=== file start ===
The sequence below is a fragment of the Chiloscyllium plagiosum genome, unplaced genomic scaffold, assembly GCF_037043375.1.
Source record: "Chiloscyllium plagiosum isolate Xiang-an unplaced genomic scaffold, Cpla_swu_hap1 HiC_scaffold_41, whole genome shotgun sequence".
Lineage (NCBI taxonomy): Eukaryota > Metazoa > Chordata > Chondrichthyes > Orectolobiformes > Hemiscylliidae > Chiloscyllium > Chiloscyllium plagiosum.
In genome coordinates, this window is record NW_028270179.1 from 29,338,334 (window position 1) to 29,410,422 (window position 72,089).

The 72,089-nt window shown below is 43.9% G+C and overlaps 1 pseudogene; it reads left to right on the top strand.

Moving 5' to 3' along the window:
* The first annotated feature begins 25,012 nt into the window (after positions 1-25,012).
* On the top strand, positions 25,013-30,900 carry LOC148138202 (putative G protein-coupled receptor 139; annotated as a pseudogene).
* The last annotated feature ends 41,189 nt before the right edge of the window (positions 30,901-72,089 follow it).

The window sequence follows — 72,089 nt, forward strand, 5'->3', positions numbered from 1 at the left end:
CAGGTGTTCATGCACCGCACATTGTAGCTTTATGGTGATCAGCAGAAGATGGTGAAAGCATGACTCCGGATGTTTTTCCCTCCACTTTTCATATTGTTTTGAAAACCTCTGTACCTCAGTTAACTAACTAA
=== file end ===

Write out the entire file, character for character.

The sequence below is a fragment of the Chiloscyllium plagiosum genome, unplaced genomic scaffold, assembly GCF_037043375.1.
Source record: "Chiloscyllium plagiosum isolate Xiang-an unplaced genomic scaffold, Cpla_swu_hap1 HiC_scaffold_41, whole genome shotgun sequence".
Lineage (NCBI taxonomy): Eukaryota > Metazoa > Chordata > Chondrichthyes > Orectolobiformes > Hemiscylliidae > Chiloscyllium > Chiloscyllium plagiosum.
In genome coordinates, this window is record NW_028270179.1 from 29,338,334 (window position 1) to 29,410,422 (window position 72,089).

The 72,089-nt window shown below is 43.9% G+C and overlaps 1 pseudogene; it reads left to right on the top strand.

Moving 5' to 3' along the window:
* The first annotated feature begins 25,012 nt into the window (after positions 1-25,012).
* On the top strand, positions 25,013-30,900 carry LOC148138202 (putative G protein-coupled receptor 139; annotated as a pseudogene).
* The last annotated feature ends 41,189 nt before the right edge of the window (positions 30,901-72,089 follow it).

The window sequence follows — 72,089 nt, forward strand, 5'->3', positions numbered from 1 at the left end:
CAGGTGTTCATGCACCGCACATTGTAGCTTTATGGTGATCAGCAGAAGATGGTGAAAGCATGACTCCGGATGTTTTTCCCTCCACTTTTCATATTGTTTTGAAAACCTCTGTACCTCAGTTAACTAACTAA